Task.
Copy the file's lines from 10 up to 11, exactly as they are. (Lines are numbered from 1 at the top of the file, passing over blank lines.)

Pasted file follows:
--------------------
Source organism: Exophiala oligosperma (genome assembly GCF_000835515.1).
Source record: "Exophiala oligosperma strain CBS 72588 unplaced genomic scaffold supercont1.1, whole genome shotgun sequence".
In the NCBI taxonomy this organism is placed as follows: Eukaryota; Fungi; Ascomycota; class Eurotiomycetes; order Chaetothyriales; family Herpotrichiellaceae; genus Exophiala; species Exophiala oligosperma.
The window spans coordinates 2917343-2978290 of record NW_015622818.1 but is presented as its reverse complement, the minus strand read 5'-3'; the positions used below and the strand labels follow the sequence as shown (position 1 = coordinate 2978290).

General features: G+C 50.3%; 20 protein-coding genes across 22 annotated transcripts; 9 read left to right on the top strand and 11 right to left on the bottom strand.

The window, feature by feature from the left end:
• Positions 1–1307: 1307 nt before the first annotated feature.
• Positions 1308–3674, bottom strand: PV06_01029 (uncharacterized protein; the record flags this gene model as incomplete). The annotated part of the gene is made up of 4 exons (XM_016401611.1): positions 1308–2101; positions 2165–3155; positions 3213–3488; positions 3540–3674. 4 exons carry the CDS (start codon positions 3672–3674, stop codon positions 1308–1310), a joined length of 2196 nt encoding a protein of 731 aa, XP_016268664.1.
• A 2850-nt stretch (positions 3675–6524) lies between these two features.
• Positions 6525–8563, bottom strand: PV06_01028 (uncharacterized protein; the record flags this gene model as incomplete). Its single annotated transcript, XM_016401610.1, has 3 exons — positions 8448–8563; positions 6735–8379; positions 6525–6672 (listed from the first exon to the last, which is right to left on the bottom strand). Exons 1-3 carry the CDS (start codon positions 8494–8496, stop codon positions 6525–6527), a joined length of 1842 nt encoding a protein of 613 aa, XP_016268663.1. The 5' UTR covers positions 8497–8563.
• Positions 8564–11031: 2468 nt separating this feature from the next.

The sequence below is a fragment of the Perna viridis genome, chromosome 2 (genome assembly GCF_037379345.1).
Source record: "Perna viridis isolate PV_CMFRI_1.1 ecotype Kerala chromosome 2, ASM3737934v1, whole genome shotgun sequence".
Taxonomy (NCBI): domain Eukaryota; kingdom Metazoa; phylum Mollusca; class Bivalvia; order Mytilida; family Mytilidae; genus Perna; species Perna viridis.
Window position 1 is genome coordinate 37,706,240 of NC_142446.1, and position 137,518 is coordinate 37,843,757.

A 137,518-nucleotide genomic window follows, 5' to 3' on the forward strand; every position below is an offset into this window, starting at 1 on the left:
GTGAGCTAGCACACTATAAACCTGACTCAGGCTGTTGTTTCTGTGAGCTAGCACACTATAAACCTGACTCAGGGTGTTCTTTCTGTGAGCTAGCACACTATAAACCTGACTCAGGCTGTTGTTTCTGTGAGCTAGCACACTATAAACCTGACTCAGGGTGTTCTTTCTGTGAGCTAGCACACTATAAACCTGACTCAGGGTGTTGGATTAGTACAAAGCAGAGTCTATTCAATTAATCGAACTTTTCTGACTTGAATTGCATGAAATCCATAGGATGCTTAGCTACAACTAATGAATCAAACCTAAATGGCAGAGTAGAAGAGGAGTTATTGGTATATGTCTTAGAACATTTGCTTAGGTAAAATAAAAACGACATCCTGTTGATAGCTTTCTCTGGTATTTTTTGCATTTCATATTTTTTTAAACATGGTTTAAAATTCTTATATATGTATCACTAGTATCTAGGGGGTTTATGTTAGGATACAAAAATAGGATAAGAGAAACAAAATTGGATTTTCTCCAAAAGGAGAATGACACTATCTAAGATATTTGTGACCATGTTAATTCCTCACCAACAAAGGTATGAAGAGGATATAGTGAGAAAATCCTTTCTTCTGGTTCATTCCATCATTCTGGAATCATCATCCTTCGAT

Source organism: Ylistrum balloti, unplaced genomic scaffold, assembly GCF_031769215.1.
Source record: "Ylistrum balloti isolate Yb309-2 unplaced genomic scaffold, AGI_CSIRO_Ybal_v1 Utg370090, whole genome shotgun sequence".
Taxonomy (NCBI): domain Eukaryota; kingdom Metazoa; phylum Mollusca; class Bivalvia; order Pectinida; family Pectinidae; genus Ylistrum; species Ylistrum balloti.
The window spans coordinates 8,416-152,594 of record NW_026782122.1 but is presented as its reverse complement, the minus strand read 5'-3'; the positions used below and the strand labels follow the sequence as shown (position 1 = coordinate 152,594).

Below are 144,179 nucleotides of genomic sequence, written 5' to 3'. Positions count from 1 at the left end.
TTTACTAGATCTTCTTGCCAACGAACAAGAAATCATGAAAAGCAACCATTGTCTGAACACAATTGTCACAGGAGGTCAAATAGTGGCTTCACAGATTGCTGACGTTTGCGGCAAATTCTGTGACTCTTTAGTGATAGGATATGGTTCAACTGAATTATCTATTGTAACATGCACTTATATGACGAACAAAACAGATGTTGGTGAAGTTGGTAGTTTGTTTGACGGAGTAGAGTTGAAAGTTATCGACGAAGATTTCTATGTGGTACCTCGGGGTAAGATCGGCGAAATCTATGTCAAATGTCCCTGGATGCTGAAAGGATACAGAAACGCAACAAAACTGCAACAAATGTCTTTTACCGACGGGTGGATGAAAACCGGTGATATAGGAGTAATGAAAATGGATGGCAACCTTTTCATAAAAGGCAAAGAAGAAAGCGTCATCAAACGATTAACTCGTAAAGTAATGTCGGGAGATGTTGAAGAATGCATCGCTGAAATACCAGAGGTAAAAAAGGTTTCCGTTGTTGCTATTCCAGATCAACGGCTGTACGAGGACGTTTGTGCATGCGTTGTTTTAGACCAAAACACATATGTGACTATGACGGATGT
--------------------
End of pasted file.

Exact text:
• Positions 6525–8563, bottom strand: PV06_01028 (uncharacterized protein; the record flags this gene model as incomplete). Its single annotated transcript, XM_016401610.1, has 3 exons — positions 8448–8563; positions 6735–8379; positions 6525–6672 (listed from the first exon to the last, which is right to left on the bottom strand). Exons 1-3 carry the CDS (start codon positions 8494–8496, stop codon positions 6525–6527), a joined length of 1842 nt encoding a protein of 613 aa, XP_016268663.1. The 5' UTR covers positions 8497–8563.
• Positions 8564–11031: 2468 nt separating this feature from the next.